Indexed on: 01 Feb '05Published on: 01 Feb '05Published in: Journal of Forest Research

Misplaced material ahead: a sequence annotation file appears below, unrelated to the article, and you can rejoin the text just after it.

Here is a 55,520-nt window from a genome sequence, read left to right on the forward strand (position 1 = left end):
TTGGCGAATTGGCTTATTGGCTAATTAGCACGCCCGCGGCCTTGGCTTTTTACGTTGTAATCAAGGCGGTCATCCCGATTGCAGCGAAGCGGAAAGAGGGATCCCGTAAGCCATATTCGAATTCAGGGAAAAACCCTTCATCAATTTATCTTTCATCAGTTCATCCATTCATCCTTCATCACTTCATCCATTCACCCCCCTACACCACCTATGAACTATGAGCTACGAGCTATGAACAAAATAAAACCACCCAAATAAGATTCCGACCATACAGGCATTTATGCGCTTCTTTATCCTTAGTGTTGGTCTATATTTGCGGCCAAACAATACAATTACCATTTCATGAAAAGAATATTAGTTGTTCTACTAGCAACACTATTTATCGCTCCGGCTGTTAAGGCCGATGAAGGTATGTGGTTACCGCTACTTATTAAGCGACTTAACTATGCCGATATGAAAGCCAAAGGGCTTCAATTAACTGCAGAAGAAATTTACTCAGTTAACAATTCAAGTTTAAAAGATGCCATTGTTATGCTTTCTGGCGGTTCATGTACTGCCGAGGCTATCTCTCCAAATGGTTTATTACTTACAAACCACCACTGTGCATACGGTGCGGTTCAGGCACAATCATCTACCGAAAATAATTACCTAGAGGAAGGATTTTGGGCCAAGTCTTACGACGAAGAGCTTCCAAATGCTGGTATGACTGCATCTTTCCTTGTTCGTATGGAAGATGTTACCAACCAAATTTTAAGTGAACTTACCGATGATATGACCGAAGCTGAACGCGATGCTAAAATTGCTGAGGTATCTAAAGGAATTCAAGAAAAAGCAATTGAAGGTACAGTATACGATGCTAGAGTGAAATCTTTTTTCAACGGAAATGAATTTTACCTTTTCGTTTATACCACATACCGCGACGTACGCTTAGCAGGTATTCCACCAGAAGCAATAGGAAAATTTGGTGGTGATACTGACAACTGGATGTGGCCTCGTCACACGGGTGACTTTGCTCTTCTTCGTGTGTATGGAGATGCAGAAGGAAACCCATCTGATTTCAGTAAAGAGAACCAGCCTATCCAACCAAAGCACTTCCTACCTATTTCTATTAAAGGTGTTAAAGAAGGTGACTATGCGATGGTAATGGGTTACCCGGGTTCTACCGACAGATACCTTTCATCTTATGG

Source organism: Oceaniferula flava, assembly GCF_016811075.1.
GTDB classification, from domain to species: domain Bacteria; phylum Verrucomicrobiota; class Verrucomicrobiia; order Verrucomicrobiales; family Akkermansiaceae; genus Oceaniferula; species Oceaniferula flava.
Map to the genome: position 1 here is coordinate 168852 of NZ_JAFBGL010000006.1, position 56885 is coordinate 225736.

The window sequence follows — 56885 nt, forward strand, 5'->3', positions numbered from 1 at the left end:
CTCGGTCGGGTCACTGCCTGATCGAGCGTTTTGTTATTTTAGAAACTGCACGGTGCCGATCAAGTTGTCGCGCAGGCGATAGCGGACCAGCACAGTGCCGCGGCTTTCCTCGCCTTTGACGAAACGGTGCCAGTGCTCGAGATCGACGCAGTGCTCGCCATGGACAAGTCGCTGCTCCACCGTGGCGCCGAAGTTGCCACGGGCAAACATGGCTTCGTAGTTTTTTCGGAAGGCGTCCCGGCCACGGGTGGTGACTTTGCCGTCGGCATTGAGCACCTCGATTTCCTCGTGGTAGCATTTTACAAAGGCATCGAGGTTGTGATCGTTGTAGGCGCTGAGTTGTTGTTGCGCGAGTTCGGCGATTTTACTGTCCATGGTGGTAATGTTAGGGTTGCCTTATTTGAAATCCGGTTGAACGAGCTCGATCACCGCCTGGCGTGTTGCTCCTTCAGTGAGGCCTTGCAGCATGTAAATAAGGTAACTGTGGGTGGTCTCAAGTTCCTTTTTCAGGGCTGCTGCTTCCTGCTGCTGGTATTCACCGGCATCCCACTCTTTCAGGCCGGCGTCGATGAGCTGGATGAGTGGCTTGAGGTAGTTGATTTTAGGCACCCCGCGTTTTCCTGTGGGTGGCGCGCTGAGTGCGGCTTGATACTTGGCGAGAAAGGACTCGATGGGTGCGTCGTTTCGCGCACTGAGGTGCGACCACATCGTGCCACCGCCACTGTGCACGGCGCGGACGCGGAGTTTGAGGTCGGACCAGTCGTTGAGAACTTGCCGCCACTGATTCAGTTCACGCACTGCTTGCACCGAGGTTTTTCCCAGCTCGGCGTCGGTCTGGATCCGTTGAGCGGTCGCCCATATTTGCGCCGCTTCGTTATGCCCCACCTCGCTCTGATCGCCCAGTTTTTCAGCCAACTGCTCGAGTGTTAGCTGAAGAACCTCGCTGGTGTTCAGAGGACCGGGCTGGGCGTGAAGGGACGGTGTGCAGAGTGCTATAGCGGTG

Adult trees of Pinus armandii var. amamiana (PAAm) and P. thunbergii grown in the field were inoculated with 100 000 or 1000 of the nematode Bursaphelenchus xylophilus to evaluate their susceptibility to pine wilt disease. PAAm trees inoculated with 100 000 nematodes started to show disease symptoms 2 weeks after inoculation, and all died within 29 weeks. Although the PAAm trees inoculated with 1000 nematodes tended to show delayed disease symptoms compared with those inoculated with 100 000 nematodes, all of them died within 33 weeks after inoculation. All P. thunbergii trees inoculated with 1000 nematodes had died 6 weeks after inoculation. In the nematode-inoculated PAAm trees, death of branches distal to the nematode inoculation site was the first visible symptom, followed by the systemic discoloration of needles, whereas the whole tree wilted simultaneously in P. thunbergii trees. In nematode-inoculated PAAm trees, the period from inoculation to death was longer than that in P. thunbergii. These results suggest that adult PAAm trees are susceptible to pine wilt disease, but are less vulnerable than P. thunbergii.